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David's Covenant With His New Life

   The seventh chapter of II Samuel contains a description of David's new covenant (new life) and his song of thanksgiving (the victorious chant of the high Initiate): "Therefore Jehovah will subdue thine enemies lower nature and build thee a house." Saul's house, symbolizing the feminine or water principle, fell because Agag was left alive. David's house, which symbolizes the blended principles, flourished in the glory of Solomon and flowered in the greater glory of Jesus. Solomon's Temple was an impressive symbol of this inner glory and hence its important place in the symbolism of Masonry.

   "I will establish thy son's kingdoms. He shall build me a house, and I will establish his throne forever." Solomon in building this house was preparing the way for Jesus Christ whose throne is established "forever". The theme of David's hymn of thanksgiving was drawn from the memory of nature in which the "sweet singer of Israel" was able to read of these great impending events. David's keynote is humility in contrast to Saul's which was pride and egotism. After the illumination that came to him when realizing these great truths, he sings, "Who am I, Oh Lord God, and my house, that thou hast brought me thus far?" David's second keynote is praise, "Oh Jehovah, there is none like Thee." The life closest to God is one of praise; all truly devout aspirants are humbled rather than elated through and by the attainment of spiritual things.

   From voicing the spirit of humility and praise David passes inevitably into that of thanksgiving. He is outlining for the neophyte the spiritually scientific way of progression.

   Humility is a requisite to attainment, but equally so are praise and thanksgiving. They are magnets of power and attract more and greater good to the one who cherishes and uses them. True prayers should be largely praise and thanksgiving, not petitions. "Our Father knoweth that we have need of these things."

   Such is the attainment of one who is worthy to know the union with Bath-sheba, a covenant with the daughter of Seven. From the sevenfold purification is born Solomon, the gift of the Sun, or spiritual wisdom, Uriah, that "true light which lighteth every man," is ever extinguished in the. front ranks of battle so long as the son of lust, or impure love, is still alive. With its death (for all evil is relatively impermanent and transitory), Solomon, the light of true wisdom, is born. The Psalms, songs of the soul's growth and victory, can only be sting by one who knows this, the birth of wisdom within.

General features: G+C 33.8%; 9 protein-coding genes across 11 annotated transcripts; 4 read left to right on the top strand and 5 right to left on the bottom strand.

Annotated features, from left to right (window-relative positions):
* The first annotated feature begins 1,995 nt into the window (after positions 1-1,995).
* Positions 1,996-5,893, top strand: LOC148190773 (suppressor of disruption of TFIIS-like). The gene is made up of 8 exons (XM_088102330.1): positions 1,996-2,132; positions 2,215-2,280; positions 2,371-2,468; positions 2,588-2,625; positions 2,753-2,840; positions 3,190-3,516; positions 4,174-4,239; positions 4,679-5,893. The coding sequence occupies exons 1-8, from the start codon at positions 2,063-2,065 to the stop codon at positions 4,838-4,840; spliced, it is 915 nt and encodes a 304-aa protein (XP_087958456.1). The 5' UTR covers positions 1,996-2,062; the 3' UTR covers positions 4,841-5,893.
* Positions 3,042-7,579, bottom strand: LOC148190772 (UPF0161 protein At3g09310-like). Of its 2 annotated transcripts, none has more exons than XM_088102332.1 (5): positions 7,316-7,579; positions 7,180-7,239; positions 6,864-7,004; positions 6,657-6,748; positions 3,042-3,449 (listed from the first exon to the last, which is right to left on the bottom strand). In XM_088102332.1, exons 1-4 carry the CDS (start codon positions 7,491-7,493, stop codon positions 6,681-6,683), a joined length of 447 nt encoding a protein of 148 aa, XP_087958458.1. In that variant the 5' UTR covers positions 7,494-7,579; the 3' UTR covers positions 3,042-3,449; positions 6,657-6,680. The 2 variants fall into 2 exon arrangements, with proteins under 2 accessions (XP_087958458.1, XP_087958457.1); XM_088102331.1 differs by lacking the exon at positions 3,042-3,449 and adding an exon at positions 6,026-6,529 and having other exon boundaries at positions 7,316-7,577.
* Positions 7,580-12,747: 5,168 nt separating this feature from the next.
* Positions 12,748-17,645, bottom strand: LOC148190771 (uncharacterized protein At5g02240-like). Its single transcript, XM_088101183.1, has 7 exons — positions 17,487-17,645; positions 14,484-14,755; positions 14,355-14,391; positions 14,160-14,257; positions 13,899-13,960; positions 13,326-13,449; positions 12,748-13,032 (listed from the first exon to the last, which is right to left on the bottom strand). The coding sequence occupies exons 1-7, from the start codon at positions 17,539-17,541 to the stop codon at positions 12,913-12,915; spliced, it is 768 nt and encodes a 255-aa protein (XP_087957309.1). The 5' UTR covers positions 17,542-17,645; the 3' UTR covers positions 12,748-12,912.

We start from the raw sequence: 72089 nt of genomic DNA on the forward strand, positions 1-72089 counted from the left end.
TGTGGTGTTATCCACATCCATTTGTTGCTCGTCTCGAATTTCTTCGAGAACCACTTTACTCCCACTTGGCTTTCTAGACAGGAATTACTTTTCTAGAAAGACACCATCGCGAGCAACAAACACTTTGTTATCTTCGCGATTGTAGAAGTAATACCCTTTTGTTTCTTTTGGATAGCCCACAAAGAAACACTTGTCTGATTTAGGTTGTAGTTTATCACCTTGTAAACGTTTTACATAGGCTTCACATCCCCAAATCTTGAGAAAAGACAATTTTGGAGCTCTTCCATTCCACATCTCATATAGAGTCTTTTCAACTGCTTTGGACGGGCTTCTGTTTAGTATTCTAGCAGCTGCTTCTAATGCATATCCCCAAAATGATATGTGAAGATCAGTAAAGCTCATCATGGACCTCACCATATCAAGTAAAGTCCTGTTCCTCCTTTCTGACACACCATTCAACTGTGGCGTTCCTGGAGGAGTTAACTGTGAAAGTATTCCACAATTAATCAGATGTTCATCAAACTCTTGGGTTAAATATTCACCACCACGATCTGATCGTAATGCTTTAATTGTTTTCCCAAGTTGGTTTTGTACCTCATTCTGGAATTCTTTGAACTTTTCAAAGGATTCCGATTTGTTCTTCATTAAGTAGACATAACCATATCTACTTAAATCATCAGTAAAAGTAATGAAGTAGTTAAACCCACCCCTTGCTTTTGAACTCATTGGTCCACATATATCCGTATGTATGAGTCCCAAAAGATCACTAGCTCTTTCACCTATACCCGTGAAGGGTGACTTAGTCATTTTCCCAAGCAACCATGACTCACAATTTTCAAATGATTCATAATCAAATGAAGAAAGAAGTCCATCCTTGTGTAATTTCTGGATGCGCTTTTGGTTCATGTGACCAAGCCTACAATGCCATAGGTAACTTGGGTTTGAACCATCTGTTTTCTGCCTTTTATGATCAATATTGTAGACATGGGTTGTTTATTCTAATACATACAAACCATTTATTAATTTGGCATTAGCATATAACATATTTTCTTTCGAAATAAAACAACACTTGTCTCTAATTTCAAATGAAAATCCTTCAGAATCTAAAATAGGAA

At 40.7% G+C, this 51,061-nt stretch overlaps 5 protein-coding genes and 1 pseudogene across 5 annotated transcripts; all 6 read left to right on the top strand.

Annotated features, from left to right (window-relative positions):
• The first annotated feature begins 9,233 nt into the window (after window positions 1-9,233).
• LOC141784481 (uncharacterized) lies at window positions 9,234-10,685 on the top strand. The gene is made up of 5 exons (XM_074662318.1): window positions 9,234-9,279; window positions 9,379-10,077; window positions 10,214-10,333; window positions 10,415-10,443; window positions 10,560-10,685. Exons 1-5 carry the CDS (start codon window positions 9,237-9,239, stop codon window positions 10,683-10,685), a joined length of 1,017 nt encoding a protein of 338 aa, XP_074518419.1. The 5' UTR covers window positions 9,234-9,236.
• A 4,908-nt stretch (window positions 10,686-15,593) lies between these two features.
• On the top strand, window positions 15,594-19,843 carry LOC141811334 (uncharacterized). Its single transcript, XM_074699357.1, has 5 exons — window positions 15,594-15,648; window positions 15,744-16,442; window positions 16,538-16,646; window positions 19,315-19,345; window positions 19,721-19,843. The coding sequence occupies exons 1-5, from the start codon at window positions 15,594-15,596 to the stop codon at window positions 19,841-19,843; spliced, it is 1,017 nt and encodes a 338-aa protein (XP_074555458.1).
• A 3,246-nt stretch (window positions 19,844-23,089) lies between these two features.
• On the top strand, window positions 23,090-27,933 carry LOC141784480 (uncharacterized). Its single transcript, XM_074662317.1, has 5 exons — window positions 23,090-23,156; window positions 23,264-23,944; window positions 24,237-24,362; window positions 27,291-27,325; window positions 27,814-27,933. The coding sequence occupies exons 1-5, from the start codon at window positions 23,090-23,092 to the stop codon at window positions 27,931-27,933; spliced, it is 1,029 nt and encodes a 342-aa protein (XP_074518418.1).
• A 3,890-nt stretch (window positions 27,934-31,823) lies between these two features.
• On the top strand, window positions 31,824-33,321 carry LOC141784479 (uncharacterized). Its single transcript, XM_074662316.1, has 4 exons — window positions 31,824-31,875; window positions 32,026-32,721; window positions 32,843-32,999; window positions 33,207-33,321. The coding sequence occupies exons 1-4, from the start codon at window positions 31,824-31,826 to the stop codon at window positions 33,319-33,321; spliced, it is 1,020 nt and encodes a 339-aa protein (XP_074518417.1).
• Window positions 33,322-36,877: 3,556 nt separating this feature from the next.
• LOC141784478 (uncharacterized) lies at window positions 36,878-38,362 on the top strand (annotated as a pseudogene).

David and the Mystic Marriage Rite

   Bath-sheba was beautiful of countenance. She represents the exaltation of the feminine principle in man. The greatest work of the occultist is the awakening of this, the love or wisdom power. (Bath means daughter, and Sheba, seven.) Uriah, whose name means light, was David's chief warrior. His is the "light which lighteth every man who cometh into the world." This light, before it can be comprehended by the darkness of the material mind, must be wedded to the feminine or heart principle. It is through the misuse of this love power that the light (Uriah) is killed. Through man's hist there is separation and the death of light so long as he lives the life of the senses.

   After Uriah's death David was wedded to Bath-sheba and she bore him a son. But David's sin in killing Uriah (he had not eradicated all the lower human elements which interfere with the clear vision of spiritual light) had displeased the Lord (cosmic Law), as we discover in II Samuel 11:27: "But the thing that David had done displeased the Lord," and therefore (II Samuel 12:1), the Lord sent Nathan the prophet to rebuke David and bring to him a consciousness of what he had done. The child born of this illegitimate union signifies the fruit of evil causation, and consequently the illness and death of the child by reason of which David suffered great agony.

   The first child died when the evil of the life was transmuted through suffering; the second child born was the essence of crystallized pain, the fruitage of the soul's sorrow, wisdom. Wisdom is the fruitage of lessons learned through sorrow.

   Sheba is seven, the number of earthly attainment or completion. Sheba crowned the life of David with fulfillment gained through painful experience. This is an expression of the same soul wisdom which later crowned the life of Solomon, in another guise. Through pain the eyes are opened, by its beneficent ministrations wisdom is achieved, and as the kabbalists say, the high feminine is liberated. This is the pinnacle of human evolution which at the present time is attained only through the very definite work of Initiation. David reached this point at the time of the birth of Solomon.

 — Corinne Heline


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